Citizens of photography: the camera and the political imagination 
Christopher Pinney (University College, London)
Naluwembe Binaisa (University College London)
Konstantinos Kalantzis (University of Thessaly)
Vindhya Buthpitiya (University of St Andrews)
Ileana Lucia Selejan (University College London )
Sokphea Young (University College London)
Examination Schools East School
Start time:
19 September, 2018 at 16:15 (UTC+0)
Session slots:

Short Abstract:

An experimental presentation of fieldwork by six members of an ERC-funded project exploring a hypothesis about the relationship between photographic self-representation and different societies' understanding of what is politically possible.

Long Abstract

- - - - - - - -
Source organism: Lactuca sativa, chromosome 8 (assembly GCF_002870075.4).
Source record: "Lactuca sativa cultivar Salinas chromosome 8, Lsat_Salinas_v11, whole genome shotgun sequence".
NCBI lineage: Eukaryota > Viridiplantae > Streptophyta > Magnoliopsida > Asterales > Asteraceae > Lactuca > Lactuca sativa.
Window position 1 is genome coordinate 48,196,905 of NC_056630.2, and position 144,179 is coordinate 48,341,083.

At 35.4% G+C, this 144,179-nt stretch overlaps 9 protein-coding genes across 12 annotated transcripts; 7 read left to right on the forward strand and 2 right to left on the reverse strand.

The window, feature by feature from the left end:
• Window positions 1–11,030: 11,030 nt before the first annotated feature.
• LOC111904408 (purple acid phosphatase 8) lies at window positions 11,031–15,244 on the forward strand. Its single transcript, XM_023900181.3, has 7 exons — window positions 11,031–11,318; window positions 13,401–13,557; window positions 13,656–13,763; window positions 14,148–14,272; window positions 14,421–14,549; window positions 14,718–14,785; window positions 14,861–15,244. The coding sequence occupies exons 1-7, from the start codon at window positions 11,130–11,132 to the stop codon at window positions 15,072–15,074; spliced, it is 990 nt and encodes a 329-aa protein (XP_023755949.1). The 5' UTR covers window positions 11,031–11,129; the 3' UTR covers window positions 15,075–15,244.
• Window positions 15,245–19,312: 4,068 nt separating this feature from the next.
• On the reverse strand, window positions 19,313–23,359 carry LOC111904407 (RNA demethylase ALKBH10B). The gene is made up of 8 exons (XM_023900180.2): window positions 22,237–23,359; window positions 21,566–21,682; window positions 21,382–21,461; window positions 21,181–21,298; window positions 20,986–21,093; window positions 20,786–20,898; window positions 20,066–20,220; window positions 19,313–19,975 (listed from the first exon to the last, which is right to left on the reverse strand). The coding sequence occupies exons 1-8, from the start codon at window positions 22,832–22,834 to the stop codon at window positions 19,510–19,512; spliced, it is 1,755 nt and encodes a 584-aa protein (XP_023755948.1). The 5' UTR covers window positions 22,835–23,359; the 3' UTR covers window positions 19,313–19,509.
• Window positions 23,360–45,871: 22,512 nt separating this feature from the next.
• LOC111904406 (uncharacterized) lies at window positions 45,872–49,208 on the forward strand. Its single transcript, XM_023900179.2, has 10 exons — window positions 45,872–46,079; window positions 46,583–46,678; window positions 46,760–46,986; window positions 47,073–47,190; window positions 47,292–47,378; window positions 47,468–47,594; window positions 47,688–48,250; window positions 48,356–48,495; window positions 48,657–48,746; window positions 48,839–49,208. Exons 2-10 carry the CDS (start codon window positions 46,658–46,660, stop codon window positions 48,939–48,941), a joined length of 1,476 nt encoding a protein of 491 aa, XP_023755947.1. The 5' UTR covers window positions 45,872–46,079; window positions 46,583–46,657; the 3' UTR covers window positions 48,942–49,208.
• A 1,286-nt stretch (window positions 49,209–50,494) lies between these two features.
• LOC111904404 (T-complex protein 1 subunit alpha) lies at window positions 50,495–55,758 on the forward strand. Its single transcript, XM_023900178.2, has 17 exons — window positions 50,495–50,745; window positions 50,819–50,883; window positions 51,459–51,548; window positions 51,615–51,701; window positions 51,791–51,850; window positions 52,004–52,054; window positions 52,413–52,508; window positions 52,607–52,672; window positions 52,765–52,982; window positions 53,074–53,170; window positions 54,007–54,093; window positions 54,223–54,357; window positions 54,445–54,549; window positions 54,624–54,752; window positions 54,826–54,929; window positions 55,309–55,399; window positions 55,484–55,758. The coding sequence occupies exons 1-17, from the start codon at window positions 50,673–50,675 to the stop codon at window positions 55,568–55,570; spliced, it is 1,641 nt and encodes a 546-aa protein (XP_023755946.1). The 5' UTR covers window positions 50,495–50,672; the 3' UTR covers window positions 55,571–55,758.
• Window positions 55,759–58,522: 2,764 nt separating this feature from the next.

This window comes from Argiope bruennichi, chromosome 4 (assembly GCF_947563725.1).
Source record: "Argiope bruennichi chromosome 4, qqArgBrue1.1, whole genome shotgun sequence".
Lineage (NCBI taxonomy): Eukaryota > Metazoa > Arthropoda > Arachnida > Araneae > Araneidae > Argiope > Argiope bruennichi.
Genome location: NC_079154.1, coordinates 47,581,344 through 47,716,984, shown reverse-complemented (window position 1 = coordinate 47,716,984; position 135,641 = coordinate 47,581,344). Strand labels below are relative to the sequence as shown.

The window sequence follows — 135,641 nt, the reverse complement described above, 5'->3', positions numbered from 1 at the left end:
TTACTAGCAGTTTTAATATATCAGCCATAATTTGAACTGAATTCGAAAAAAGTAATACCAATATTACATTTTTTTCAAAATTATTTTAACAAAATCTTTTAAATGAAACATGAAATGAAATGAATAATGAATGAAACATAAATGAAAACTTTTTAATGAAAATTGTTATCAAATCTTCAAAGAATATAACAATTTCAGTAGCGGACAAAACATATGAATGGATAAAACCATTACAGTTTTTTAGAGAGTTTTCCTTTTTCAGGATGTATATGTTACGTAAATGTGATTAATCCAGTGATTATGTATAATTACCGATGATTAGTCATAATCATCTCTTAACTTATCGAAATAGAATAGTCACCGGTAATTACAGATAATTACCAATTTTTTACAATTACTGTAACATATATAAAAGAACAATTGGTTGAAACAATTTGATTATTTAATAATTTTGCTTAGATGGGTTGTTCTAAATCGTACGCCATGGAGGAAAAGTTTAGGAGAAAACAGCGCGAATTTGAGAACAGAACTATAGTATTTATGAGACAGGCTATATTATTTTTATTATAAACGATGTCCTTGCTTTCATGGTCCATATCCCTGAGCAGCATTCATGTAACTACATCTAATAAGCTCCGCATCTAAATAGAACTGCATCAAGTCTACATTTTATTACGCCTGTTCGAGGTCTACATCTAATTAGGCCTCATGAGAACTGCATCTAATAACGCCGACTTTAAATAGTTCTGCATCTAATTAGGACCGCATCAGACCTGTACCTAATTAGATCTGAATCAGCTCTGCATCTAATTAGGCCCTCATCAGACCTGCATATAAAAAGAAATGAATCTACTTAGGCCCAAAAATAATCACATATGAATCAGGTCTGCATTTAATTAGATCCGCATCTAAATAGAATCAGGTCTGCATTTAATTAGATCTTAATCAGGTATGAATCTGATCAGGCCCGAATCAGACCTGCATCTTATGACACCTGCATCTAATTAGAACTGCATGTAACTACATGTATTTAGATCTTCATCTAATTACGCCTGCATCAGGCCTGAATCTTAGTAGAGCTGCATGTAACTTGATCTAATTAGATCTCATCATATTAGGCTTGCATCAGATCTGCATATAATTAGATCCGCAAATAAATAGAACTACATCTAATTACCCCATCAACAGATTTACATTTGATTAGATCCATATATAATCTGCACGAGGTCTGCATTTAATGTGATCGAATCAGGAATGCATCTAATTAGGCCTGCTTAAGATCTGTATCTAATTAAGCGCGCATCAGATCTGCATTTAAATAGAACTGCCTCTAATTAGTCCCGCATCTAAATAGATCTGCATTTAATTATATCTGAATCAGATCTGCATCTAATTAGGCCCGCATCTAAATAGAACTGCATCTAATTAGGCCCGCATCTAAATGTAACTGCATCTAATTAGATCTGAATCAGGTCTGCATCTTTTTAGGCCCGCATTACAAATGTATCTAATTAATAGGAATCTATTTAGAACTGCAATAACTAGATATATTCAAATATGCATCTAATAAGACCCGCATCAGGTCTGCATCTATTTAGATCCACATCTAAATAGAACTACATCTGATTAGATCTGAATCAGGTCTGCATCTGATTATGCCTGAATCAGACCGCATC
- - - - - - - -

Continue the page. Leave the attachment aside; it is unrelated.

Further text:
The lab engages questions of materiality, visuality and the imagination. It asks, in an experimental mode, whether it is possible to be a 'citizen of photography' in advance of other forms of citizenship. Data from recent fieldwork from Nicaragua, Nigeria, Greece, Sri Lanka, Nepal, Bangladesh and Cambodia will be explored as a series of interpretive possibilities rather than polished conclusions. The project is a social science investigation, through intensive ethnography, of a hypothesis which has been much discussed by photographic historians and political theorists as a philosophical issue. This project seeks to turn this into a set of empirically testable hypotheses by looking at how different groups of people actually use photography and what they have to say (and what they do) about politics. Visual and other data from fieldwork will focus on specific testable formulations. For instance, the general assumption concerning the relationship between "representation" through images and "representation" through politics will be tested empirically by asking whether the visualization of "individuals" and other units of identity allows people to imagine a role for different kinds of politics in their life. One testable hypothesis might be that democratic processes may be much easier to imagine if an individual has multiple representations of themselves and if those images permit what has been called "self-archiving" ie the strong consolidation of a historically rooted individual agent through the regular use of photography. These will be approached as open questions that might be clarified, or contradicted, by the evidence presented in the lab.